Sunday, 8 January 2017

The Life and Times of Jack Benny, Part 1 of 6

The life story of Jack Benny was published in many newspapers and magazines over the years, but perhaps the most extensive version was in the New York Post. The paper printed a six-part biography on full pages on consecutive days, beginning on February 3, 1958. We’re going to bring you the whole story over the next six Sundays, so ignore the references to “Tomorrow...”.

Unfortunately, the photo which accompanied each story is unviewable in on-line photocopies of the Post, so we’ve had to make substitutions.

The Jack Benny Story

In the course of a radio show about 10 years ago, Jack Benny read a gag-line to the effect that if he couldn't take it with him he wouldn't go.
Not only was this the pithiest of the several thousand or so jokes that have been dedicated over the years to Benny's penuriousness; it also contained an accurate prophecy.
After a quarter century of continuous success in a career that bridges the infancy of radio and the adolescence of television, Benny still gives no indication of going. And the truth is, with the possible exception of a disgruntled critic or two, nobody really wants him to go.
In an era of incredibly swift change and the daily obsolescence of familiar things, it's nice to be able to turn to Jack Benny for a sense of permanence. One of the few untarnished tokens remaining to us from the dear, dead depression days of the 30s, he is everybody's favorite anachronism.
Indeed, as the most popular object of mass derision in the modern history of show business, as the man everybody loves to insult, as the man who is everyone's inferior, he continues to be held in affectionate contempt by millions upon millions of TV viewers. Rating-wise, he is as big today as he was in the heyday of his radio triumphs.
In the face of such latter-day competitors as the adult Westerns, Benny remains the one indestructible feature of Sunday night television
The Buildup
From one point of view he is really the best straight man in the business. He has also been called a superb editor of comedy material (that is, for his own peculiar needs) and a master of timing.
The late Fred Allen once observed, in the spirit of the fictitious Benny-Allen feud that enlivened radio in the late 30s and early 40s, that "there are two kinds of jokes—funny jokes and Jack Benny jokes."
As a matter of fact Jack Benny jokes are usually not jokes at all. They are little character references whose humor depends on one's familiarity with the character referred to.
On a Benny broadcast about 11 years ago (the time-scale in a discussion of the Benny show is always a little unsettling) Benny mentioned the name of his orchestra leader, Phil Harris.
"Please," said guest star Benita Column, "not while I'm eating."
This rather commonplace insult drew one of the longest studio audience laughs in the show's history. As Benny later pointed out to an interviewer it took approximately 10 years of script references to Phil Harris' intemperance, his crudity and his ignorance to build that epoch-making laugh.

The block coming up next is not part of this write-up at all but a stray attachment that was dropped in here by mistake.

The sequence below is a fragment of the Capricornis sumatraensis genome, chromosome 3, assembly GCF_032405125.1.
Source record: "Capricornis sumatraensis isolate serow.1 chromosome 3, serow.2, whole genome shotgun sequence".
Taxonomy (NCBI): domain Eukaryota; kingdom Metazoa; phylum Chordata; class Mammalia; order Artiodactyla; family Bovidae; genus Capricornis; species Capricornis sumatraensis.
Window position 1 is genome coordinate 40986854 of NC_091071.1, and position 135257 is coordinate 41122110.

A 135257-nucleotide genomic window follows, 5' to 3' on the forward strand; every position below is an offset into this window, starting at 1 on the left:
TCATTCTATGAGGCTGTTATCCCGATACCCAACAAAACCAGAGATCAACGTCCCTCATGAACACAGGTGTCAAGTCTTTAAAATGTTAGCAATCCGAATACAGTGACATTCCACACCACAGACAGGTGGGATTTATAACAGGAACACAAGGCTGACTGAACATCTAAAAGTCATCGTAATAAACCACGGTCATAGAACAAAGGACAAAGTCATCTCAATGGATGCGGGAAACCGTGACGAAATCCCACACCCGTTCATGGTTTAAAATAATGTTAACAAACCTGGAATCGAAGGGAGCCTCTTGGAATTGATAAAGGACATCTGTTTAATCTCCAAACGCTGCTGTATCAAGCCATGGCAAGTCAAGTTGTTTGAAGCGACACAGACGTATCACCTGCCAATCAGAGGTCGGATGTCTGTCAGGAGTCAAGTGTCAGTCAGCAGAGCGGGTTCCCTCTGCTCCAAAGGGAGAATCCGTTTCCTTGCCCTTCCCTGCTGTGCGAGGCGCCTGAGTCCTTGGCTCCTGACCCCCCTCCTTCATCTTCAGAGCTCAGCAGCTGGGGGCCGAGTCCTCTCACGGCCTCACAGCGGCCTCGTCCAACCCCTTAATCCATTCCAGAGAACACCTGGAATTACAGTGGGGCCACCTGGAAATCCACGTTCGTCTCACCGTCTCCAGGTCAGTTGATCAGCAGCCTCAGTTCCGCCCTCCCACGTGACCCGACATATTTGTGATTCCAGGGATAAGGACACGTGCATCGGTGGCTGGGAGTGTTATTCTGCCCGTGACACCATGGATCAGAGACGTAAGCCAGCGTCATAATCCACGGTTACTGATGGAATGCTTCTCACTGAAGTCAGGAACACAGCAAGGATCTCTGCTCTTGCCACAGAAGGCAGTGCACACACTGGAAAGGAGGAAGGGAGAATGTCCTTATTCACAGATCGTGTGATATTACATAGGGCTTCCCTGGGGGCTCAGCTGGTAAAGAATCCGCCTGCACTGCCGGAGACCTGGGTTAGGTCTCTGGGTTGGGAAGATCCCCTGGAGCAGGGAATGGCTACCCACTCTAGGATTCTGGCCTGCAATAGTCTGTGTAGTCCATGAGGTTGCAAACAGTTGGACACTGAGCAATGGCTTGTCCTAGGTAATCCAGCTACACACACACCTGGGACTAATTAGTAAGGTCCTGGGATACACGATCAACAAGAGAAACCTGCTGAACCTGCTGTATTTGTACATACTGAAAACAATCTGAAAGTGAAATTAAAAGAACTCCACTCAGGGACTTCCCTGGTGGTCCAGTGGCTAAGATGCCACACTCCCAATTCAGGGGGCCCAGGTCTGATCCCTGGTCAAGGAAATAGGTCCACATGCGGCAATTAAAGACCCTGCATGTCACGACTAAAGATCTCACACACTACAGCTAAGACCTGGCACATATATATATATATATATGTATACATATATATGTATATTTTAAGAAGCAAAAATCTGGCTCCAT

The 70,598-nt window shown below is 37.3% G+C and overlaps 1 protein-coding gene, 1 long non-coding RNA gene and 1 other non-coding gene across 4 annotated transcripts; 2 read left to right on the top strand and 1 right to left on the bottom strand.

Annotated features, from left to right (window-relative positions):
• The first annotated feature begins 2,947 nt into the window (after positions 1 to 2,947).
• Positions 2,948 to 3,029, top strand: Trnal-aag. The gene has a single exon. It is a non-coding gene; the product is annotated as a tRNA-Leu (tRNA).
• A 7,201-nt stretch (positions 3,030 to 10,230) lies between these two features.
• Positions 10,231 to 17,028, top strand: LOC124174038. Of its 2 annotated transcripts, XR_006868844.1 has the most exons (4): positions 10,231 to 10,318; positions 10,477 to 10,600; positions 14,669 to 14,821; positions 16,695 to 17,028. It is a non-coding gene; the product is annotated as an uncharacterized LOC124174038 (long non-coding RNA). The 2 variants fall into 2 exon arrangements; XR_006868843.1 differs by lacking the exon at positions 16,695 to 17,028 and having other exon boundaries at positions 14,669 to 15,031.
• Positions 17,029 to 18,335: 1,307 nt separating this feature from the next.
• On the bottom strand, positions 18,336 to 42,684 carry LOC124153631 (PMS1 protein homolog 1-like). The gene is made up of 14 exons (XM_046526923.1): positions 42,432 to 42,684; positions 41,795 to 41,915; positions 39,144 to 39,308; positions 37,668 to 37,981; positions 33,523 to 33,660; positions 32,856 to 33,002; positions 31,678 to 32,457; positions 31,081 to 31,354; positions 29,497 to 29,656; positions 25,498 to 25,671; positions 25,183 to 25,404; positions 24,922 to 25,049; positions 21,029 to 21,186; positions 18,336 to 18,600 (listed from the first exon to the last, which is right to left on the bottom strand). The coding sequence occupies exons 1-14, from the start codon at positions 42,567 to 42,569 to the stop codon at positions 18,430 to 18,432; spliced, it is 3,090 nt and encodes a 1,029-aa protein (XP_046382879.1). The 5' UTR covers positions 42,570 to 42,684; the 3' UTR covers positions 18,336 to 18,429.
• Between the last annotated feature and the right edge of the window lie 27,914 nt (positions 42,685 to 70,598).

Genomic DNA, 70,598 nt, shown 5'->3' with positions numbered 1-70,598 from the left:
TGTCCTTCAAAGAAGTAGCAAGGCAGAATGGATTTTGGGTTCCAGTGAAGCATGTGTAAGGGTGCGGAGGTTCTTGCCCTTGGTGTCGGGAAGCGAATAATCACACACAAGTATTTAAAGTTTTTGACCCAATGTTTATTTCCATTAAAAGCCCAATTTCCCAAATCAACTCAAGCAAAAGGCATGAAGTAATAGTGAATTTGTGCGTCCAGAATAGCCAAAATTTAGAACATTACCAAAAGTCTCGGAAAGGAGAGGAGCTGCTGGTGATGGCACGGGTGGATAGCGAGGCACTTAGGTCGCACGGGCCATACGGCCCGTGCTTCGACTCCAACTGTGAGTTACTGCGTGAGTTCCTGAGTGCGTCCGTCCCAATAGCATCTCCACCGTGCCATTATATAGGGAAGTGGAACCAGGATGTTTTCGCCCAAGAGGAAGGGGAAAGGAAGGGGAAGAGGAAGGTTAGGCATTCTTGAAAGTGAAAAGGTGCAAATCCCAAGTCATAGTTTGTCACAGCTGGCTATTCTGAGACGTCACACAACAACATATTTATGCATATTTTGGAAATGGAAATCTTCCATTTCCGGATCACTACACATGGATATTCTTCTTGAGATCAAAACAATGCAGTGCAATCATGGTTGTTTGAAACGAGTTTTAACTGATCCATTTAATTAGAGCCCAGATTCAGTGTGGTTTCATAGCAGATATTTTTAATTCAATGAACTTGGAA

The Benny show has always built patiently toward the future. Where other comics were satisfied with the rapid fire topical gag, the joke for a day, Benny invested in the long-term endowment plan.
"Gags die, humor doesn't," he observed once. At the same time his definition of humor, or comedy, is that it is "merely something that makes people laugh. That's all. It makes no difference how."
While this would seem to include pie-throwing, pratt-falls, funny hats and worse, he has always remained within the bounds of good taste, assuming to begin with that one finds the humor of round-robin insults tasteful. The Benny show rarely employs lines that are pointedly funny but It does create an atmosphere of good humor in which almost everything is somehow (and often mysteriously) funny: old jokes, new jokes, bad jokes, good Jokes and even no jokes long silent pauses.
(It's been said that originally this infectious spirit was created almost single-handedly by Frank Remley, a guitar player in the orchestra and close personal friend of Benny, who laughed it up raucously after every comedy line, usually a couple of seconds ahead of the studio audience.)
In any case one of the secrets of Benny's charm would appear to be, as Portland Allen recently put it, "just the kind of fun that he gets out of the material."
Fun is what Benny provides and fun is what he seems to live for. Dating back to his earliest days in vaudeville, he has always surrounded himself with a circle of wisecracking cronies who stuck together for laughs and he is even said to have married Mary Livingston for her sense of humor.
Jack may command the salary of a high priest of humor but he behaves like one of its acolytes. In his own spacious Beverly Hills living room he is a slavish audience for some of the most celebrated comedians of the age.